Tuberculosis (TB) remains a public health emergency worldwide. WHO recommends low-incidence countries to increase awareness of latent tuberculosis infection (LTBI) as part of a national preventive strategy. This review focuses on the burden of TB in Denmark, which might be reduced, if more focus was paid on diagnosing LTBI in relevant patients, and treatment to prevent future active TB cases was initiated. LTBI testing should be considered in persons at risk of TB disease, who will benefit from LTBI treatment, e.g. recently infected persons or persons having undergone organ transplantation or having comorbidity such as HIV, dialyses, and immunosuppression.
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November 2019

[Breast tuberculosis is a rare cause of breast abscess].

Ugeskr Laeger 2018 Sep;180(38)

Isolated secondary breast tuberculosis (TB) is an uncommon entity. This is a case report of a 27-year-old female who presented with a tumour in the breast. After four months with tedious examinations a positive polymerase chain reaction for TB was finally found, and the patient recovered after ten months of TB therapy and drainage of the abscess. One year later, a recurrence was seen after the patient had been breast feeding. Therapy was repeated, and more extensive surgery was performed with surgical excision of the abscess cavity, the fibrous tract to the pleura and resection of a pleural section. The patient achieved a full recovery afterwards.
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September 2018

A Major Mycobacterium tuberculosis outbreak caused by one specific genotype in a low-incidence country: Exploring gene profile virulence explanations.

Sci Rep 2018 08 8;8(1):11869. Epub 2018 Aug 8.

Department of Biotechnology and Biomedicine, Technical University of Denmark, Kgs. Lyngby, Denmark.

Denmark, a tuberculosis low burden country, still experiences significant active Mycobacterium tuberculosis (Mtb) transmission, especially with one specific genotype named Cluster 2/1112-15 (C2), the most prevalent lineage in Scandinavia. In addition to environmental factors, antibiotic resistance, and human genetics, there is increasing evidence that Mtb strain variation plays a role for the outcome of infection and disease. In this study, we explore the reasons for the success of the C2 genotype by analysing strain specific polymorphisms identified through whole genome sequencing of all C2 isolates identified in Denmark between 1992 and 2014 (n = 952), and the demographic distribution of C2. Of 234 non-synonymous (NS) monomorphic SNPs found in C2 in comparison with Mtb reference strain H37Rv, 23 were in genes previously reported to be involved in Mtb virulence. Of these 23 SNPs, three were specific for C2 including a NS mutation in a gene associated with hyper-virulence. We show that the genotype is readily transmitted to different ethnicities and is also found outside Denmark. Our data suggest that strain specific virulence factor variations are important for the success of the C2 genotype. These factors, likely in combination with poor TB control, seem to be the main drivers of C2 success.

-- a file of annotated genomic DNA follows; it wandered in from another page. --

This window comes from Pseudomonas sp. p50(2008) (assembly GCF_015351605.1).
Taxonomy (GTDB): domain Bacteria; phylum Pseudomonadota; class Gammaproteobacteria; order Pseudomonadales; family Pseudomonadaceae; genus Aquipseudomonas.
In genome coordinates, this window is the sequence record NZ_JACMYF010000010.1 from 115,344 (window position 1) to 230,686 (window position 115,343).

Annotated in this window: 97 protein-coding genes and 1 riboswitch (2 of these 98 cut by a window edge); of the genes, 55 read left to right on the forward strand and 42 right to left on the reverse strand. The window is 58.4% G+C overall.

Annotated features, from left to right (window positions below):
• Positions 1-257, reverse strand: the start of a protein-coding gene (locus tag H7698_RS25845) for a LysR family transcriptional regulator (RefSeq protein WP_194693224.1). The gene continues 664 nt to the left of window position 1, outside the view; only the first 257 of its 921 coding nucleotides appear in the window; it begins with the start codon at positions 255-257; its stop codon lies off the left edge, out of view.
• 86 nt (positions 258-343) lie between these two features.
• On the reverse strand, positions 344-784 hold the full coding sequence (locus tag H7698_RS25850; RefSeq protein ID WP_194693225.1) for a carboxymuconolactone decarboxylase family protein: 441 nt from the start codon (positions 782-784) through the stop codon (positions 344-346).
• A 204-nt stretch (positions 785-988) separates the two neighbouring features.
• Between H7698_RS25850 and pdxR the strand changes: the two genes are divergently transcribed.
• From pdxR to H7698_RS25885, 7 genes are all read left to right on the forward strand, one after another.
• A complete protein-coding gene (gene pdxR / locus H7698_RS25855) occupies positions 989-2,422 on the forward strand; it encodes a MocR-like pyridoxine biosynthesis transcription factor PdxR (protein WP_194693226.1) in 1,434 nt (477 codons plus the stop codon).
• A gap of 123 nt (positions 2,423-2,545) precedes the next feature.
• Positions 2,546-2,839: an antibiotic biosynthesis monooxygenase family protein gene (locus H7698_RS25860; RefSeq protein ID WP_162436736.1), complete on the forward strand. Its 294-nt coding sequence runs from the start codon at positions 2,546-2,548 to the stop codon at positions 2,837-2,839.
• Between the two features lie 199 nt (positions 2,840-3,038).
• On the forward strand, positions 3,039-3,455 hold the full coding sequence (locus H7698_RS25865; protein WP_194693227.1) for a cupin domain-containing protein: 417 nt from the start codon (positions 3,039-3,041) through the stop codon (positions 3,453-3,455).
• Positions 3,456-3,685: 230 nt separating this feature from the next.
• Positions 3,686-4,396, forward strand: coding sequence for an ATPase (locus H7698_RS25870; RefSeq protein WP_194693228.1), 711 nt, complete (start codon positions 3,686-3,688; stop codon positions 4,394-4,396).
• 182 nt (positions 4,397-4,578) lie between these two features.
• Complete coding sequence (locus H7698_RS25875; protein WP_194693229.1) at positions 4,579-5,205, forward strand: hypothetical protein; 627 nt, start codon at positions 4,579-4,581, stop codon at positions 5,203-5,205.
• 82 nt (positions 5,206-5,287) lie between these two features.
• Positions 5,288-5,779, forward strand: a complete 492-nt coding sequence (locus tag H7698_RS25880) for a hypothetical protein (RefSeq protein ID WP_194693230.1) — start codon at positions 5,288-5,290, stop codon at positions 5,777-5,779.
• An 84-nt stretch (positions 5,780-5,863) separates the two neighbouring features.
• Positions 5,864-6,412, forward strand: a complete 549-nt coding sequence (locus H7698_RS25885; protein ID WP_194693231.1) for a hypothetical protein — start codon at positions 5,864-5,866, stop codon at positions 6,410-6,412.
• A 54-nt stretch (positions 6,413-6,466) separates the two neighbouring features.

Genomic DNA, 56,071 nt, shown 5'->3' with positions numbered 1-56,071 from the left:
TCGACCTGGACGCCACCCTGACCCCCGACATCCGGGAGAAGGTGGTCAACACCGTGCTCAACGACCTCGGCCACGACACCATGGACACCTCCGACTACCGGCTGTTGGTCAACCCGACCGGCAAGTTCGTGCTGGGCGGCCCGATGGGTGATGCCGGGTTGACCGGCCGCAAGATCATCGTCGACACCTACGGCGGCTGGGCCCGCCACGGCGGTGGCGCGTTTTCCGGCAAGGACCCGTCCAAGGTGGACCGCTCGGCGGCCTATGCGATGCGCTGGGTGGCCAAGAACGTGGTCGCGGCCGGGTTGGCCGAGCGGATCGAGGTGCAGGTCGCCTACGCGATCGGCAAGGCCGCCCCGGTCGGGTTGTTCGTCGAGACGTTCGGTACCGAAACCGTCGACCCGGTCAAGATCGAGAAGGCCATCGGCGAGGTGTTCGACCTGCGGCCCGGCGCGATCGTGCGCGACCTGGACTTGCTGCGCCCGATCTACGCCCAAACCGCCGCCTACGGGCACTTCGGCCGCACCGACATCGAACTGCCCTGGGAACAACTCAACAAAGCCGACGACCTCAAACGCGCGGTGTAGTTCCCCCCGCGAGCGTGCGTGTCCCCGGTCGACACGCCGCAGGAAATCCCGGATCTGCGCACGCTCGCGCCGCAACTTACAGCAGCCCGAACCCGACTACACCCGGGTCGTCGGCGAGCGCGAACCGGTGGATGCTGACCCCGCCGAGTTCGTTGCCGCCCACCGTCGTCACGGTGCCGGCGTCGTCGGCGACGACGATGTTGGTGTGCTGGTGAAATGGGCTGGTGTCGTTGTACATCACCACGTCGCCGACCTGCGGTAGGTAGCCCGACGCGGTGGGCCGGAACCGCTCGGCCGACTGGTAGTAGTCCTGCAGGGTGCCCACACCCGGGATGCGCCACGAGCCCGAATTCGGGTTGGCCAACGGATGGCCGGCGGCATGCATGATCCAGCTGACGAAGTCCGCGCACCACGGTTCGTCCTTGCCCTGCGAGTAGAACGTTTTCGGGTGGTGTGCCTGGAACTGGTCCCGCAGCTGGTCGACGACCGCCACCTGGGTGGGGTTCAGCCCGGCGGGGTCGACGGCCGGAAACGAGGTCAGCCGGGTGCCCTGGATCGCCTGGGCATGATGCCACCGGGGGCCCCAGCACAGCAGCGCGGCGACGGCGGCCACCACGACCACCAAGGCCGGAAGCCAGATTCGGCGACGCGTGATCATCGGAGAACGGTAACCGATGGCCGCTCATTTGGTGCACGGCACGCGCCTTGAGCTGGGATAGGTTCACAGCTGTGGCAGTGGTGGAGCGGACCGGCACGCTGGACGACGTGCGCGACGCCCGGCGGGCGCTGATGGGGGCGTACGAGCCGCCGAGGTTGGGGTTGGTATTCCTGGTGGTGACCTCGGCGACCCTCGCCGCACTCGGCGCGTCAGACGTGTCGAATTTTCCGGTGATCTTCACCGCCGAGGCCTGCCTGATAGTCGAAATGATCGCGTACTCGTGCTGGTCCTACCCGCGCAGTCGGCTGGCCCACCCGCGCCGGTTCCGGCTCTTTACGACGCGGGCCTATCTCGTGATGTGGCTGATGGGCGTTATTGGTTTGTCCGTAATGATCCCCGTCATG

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http://dx.doi.org/10.1038/s41598-018-30363-3DOI Listing
http://www.ncbi.nlm.nih.gov/pmc/articles/PMC6082827PMC
August 2018

Cerebrospinal fluid pleocytosis level as a diagnostic predictor? A cross-sectional study.

BMC Clin Pathol 2017 24;17:15. Epub 2017 Aug 24.

Department of Infectious Diseases, Odense University Hospital, Odense, Denmark.

Background: Lumbar puncture with quantification of leukocytes and differential count of cellular subsets in the cerebrospinal fluid is a standard procedure in cases of suspected neuroinfectious conditions. However, a number of non-infectious causes may result in a low leukocyte number (0-1000 cells/ml). We wanted to assess the diagnostic diversity of unselected adult patients with pleocytosis in the cerebrospinal fluid.

Methods: The study is based on data from cerebrospinal fluid (CSF) analyses of all adult patients (15 years or older) admitted to a large university hospital in Denmark during a two-year period (2008-2009). Data from the local patient administrative system supplied with data from patient charts were combined with laboratory data.

Results: A total of 5390 cerebrospinal fluid samples from 3290 patients were included. Pleocytosis >5 leucocytes/μl was found in samples from 262 patients of which 106 (40.5%) were caused by infection of the central nervous system (CNS), 20 (7.6%) by infection outside CNS, 79 (30.2%) due to non-infectious neurological diseases, 23 (8.8%) by malignancy, and 34 (13.0%) caused by other conditions. Significantly higher mean CSF leukocytes was found in patients suffering from CNS infection (mean 1135 cells/μl, -value <0.0001).

Conclusions: CNS infection, non-infectious neurological disease, malignancy, and infection outside CNS can cause pleocytosis of the cerebrospinal fluid. Leukocyte counts above 100/μl is mainly caused by CNS infection, whereas the number of differential diagnoses is higher if the CSF leukocyte counts is below 50/μl. These conditions are most commonly caused by non-infectious neurological diseases including seizures.
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http://dx.doi.org/10.1186/s12907-017-0053-0DOI Listing
http://www.ncbi.nlm.nih.gov/pmc/articles/PMC5571639PMC
August 2017